The Omnipresent God
    Published in: Eternal Solutions
    Category: Religion
    Dated: 8/1/2009
In ancient times, there was a famous teacher who ran a Gurukul for deserving students. He would only initiate/accept those who he felt were keen to learn. He taught them many things but especially the spiritual science. All the children were made to follow a strict regimen. A few dropped out since they could not keep up with the busy schedule followed at the Gurukul.

This manís teaching methods were special. There were no separate classes for different students.

Children of all ages studied together in one class. This was manageable since the numbers were never large. He provided books to his students and they were supposed to master them. After becoming proficient in the Sanskrit language, his students went through the various spiritual texts. They would read them and ask questions in the class. And other children were encouraged to answer such questions. This was very inspiring as the children competed to learn more and more in the shortest period.

His ways of testing were also very unique. One year, he gave slips of paper to his pupils and asked them to read the messages in complete privacy. They were supposed to come back and tell him where they managed being strictly alone.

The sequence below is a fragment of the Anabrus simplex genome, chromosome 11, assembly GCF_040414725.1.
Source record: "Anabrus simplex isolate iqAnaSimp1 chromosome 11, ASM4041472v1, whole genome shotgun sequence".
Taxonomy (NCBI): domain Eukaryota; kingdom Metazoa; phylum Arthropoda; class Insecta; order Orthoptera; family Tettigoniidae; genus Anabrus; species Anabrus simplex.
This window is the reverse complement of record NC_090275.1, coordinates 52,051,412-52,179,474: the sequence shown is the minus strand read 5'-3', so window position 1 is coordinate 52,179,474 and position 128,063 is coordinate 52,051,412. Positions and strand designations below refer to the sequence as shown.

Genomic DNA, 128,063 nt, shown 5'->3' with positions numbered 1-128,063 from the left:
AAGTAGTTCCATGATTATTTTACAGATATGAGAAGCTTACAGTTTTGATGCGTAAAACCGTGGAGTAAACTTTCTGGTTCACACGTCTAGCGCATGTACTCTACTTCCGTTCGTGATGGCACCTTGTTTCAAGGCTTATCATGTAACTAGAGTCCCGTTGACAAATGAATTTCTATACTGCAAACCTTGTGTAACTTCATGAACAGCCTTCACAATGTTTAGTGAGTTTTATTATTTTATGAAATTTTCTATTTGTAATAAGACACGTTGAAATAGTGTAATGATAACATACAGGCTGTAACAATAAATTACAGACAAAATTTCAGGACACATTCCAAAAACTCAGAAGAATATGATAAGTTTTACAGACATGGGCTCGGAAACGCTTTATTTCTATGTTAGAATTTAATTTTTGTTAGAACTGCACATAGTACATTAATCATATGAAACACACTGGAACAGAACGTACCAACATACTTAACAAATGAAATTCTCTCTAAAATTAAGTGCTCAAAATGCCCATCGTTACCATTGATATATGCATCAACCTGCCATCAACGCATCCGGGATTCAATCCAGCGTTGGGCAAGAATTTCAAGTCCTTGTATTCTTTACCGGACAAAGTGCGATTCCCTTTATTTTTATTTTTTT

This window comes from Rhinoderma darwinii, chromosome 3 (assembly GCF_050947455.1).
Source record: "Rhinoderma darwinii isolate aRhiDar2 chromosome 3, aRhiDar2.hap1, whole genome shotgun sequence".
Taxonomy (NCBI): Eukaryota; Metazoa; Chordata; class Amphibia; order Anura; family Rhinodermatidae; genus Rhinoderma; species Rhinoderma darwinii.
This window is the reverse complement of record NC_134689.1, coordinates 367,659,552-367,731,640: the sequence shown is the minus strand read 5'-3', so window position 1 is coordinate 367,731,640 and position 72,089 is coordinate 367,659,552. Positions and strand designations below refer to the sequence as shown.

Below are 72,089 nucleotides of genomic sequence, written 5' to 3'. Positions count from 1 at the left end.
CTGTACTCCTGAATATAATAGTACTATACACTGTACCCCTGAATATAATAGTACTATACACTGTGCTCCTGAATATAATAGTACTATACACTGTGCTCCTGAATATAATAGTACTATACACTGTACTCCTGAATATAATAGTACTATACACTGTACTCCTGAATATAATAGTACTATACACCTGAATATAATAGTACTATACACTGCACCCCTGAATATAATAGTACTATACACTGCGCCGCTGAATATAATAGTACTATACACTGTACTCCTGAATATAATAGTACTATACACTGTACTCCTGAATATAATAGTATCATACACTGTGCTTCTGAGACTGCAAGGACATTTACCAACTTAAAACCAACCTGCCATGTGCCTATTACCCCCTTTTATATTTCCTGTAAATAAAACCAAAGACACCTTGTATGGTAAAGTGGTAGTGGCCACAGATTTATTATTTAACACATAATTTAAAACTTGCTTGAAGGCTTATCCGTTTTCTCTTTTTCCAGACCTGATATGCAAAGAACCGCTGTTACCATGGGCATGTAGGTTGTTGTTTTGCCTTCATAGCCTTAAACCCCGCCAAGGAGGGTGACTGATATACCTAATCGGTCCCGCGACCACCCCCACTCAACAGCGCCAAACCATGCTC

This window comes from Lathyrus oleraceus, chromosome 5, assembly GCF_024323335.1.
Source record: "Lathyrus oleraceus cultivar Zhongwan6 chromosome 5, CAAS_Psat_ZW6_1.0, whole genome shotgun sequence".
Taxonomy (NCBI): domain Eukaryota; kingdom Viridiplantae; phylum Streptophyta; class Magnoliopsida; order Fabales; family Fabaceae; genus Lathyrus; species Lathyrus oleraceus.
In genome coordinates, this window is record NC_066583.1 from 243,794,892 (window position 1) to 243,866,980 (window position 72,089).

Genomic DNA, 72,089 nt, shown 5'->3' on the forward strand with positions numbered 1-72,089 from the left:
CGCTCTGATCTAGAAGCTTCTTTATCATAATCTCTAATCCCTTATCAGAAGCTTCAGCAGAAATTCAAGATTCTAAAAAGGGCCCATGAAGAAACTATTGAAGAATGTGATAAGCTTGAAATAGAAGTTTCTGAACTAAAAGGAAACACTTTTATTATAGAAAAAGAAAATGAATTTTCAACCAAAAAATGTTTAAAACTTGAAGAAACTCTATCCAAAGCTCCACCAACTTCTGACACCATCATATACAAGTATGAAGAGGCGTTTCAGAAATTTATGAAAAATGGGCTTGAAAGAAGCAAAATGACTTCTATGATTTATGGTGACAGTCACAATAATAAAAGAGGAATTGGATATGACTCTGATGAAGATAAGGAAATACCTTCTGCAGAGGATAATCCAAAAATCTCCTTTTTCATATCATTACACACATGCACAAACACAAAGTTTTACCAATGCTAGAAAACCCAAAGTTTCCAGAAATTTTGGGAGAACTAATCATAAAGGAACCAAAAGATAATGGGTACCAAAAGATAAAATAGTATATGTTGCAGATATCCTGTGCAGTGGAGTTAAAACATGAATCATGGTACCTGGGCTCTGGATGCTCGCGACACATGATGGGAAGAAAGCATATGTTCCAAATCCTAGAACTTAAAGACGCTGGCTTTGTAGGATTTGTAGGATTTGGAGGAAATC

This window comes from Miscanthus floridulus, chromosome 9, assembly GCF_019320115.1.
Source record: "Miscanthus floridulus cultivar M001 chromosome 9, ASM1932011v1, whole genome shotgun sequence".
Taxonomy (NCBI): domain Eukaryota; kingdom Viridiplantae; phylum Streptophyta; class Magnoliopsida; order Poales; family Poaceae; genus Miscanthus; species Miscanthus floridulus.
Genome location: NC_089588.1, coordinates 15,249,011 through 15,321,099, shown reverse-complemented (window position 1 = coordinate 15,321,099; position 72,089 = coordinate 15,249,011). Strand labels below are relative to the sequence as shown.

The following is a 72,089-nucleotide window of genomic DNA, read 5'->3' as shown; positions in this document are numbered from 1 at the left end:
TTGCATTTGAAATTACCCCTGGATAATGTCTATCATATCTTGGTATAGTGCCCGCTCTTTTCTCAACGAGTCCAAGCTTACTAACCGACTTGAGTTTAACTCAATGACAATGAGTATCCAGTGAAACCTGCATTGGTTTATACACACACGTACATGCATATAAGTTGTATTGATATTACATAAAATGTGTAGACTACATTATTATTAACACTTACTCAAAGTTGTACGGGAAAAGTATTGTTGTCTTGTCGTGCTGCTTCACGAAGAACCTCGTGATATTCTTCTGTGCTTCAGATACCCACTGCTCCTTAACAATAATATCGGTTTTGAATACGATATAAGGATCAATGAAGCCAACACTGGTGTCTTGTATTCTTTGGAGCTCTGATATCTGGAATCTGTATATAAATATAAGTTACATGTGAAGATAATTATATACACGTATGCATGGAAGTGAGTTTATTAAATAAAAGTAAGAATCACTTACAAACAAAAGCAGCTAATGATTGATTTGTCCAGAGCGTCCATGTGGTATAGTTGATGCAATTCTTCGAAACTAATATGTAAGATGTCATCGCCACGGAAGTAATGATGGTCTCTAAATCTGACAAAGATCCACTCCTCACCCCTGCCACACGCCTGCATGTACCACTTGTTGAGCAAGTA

One by one all except one returned. One boy read the message in his room after closing the door. Another read in the middle of a lake. One boy went as far as the forest and read his slip there, feeling secluded. Like this, all children had their chosen places. However, one came back only after sometime and expressed his inability to find a place where no one else was present. He explained that every time he thought he had found an ideal spot, he felt the presence of someone. The teacher hugged him and declared him the winner that year.

One of the qualities of God is His being Omnipresent. So logically He should always be with us. Why donít we feel His presence then? We donít because we neither have realized this fact not wish to feel His proximity. How would we do our nefarious activities if we thought God was watching? Only the austere want to feel Godís presence, since they need His help in going through the hard tasks undertaken by them. Spiritual practices are difficult to master; one needs a generous helping hand. The moral of the story is: follow Godís instructions as given in the bonafide scriptures like the Bhagavad-Geeta and experience His presence. Life wouldnít be the same again.

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